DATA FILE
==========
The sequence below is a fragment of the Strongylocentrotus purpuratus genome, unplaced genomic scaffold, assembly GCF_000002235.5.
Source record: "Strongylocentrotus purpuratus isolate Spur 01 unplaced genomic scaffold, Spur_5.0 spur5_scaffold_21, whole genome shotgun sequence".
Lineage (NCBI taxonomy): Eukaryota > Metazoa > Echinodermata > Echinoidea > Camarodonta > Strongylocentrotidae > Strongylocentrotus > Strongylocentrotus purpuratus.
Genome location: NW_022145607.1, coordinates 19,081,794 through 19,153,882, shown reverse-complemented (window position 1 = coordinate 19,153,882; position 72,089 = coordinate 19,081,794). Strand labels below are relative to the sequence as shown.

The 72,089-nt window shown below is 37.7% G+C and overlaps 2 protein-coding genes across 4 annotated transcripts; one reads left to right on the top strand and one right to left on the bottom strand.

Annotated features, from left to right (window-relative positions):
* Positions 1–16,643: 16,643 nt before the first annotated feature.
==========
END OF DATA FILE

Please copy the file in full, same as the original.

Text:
The sequence below is a fragment of the Strongylocentrotus purpuratus genome, unplaced genomic scaffold, assembly GCF_000002235.5.
Source record: "Strongylocentrotus purpuratus isolate Spur 01 unplaced genomic scaffold, Spur_5.0 spur5_scaffold_21, whole genome shotgun sequence".
Lineage (NCBI taxonomy): Eukaryota > Metazoa > Echinodermata > Echinoidea > Camarodonta > Strongylocentrotidae > Strongylocentrotus > Strongylocentrotus purpuratus.
Genome location: NW_022145607.1, coordinates 19,081,794 through 19,153,882, shown reverse-complemented (window position 1 = coordinate 19,153,882; position 72,089 = coordinate 19,081,794). Strand labels below are relative to the sequence as shown.

The 72,089-nt window shown below is 37.7% G+C and overlaps 2 protein-coding genes across 4 annotated transcripts; one reads left to right on the top strand and one right to left on the bottom strand.

Annotated features, from left to right (window-relative positions):
* Positions 1–16,643: 16,643 nt before the first annotated feature.